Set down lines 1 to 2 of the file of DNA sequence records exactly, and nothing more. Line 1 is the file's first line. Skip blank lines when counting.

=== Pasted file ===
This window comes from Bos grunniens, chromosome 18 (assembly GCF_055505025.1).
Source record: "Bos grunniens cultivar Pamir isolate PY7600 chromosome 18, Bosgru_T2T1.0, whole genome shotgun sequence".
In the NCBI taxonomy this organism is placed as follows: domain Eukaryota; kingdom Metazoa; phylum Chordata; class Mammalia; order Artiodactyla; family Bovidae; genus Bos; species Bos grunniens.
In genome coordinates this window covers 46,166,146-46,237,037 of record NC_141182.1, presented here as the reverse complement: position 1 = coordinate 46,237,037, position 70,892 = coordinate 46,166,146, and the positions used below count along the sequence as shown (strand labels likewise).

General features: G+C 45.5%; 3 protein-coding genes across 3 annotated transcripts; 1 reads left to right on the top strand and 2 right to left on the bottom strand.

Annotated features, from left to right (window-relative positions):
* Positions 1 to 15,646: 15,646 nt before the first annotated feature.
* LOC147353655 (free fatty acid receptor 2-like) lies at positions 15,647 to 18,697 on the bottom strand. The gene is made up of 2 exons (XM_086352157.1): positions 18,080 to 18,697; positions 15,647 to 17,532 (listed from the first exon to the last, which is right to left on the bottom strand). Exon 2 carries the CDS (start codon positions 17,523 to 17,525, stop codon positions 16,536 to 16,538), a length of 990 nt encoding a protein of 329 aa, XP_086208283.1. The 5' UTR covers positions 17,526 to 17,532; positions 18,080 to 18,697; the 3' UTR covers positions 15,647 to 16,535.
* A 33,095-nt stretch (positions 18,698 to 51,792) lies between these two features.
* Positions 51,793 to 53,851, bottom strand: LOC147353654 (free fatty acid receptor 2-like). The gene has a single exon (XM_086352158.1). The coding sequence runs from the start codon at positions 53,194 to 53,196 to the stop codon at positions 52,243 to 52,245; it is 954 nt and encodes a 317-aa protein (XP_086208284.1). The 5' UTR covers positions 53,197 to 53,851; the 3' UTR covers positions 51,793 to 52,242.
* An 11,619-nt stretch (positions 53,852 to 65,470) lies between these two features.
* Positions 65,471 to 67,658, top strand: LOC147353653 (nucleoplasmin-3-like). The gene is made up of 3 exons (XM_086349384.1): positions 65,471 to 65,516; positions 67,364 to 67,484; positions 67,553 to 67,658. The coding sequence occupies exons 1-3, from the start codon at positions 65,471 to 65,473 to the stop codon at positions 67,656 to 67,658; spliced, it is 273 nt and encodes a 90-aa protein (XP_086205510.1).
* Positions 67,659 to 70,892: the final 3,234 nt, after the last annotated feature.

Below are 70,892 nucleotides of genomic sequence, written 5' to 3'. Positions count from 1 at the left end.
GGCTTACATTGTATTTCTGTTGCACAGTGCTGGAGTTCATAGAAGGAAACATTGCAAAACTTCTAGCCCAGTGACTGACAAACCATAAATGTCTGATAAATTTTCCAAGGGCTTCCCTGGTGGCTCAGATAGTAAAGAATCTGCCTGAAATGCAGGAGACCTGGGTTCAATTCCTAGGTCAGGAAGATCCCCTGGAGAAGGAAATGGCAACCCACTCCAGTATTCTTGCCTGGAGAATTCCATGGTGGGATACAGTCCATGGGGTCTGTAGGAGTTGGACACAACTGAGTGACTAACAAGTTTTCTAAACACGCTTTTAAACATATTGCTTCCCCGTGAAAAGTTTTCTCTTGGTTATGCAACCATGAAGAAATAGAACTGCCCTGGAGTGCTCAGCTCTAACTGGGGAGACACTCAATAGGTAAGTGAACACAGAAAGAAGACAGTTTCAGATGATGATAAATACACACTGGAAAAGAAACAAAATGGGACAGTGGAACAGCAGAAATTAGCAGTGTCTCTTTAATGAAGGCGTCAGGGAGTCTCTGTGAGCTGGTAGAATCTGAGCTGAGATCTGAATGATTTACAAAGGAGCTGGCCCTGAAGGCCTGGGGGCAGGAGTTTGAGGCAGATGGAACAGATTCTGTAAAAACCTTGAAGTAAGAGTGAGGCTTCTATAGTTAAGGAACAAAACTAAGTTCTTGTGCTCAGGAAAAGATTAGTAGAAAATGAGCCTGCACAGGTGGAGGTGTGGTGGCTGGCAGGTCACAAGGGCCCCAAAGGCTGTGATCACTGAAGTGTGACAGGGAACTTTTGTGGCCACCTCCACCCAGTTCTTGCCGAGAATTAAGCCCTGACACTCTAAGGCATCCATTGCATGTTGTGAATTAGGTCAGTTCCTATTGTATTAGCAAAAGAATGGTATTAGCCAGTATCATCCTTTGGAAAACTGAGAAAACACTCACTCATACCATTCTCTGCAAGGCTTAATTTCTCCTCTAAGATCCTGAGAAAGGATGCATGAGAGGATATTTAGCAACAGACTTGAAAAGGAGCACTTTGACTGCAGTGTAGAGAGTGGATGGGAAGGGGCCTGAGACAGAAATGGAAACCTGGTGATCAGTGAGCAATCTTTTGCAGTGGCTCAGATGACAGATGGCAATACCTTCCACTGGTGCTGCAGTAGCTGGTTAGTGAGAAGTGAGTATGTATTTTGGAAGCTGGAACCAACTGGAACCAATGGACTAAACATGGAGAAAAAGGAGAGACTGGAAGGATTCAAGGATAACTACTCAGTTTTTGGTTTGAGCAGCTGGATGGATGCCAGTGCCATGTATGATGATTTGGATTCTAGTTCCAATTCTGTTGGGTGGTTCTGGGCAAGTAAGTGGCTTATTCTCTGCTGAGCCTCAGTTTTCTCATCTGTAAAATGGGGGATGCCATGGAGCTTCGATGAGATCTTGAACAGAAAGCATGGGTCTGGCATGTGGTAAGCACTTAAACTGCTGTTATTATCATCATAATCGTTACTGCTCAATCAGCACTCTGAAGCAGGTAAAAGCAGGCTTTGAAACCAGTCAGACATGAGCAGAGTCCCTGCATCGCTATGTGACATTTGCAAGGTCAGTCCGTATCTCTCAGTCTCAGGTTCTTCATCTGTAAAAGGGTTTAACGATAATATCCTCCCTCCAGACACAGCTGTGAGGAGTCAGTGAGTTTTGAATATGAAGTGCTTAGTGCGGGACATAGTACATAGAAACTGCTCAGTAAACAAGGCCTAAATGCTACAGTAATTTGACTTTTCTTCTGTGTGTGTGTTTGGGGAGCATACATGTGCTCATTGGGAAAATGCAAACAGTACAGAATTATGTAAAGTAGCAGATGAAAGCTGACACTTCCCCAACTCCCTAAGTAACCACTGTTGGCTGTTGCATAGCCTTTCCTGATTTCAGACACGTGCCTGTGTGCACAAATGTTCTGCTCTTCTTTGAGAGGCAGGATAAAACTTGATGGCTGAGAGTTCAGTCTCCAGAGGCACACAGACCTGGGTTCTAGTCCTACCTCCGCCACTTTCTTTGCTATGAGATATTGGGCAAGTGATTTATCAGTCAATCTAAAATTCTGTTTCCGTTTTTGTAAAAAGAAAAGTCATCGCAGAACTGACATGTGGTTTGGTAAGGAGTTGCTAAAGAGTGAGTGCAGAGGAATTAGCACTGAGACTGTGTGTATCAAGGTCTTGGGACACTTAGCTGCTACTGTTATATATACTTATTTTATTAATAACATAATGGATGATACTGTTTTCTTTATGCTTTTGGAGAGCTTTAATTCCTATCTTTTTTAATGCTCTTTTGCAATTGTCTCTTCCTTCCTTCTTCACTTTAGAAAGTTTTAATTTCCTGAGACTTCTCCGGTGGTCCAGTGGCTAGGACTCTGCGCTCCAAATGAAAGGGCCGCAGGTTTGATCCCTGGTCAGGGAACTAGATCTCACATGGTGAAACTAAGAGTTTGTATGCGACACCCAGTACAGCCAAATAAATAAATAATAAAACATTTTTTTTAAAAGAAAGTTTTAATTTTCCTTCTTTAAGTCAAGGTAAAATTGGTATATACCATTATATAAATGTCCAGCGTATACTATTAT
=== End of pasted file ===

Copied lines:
This window comes from Bos grunniens, chromosome 18 (assembly GCF_055505025.1).
Source record: "Bos grunniens cultivar Pamir isolate PY7600 chromosome 18, Bosgru_T2T1.0, whole genome shotgun sequence".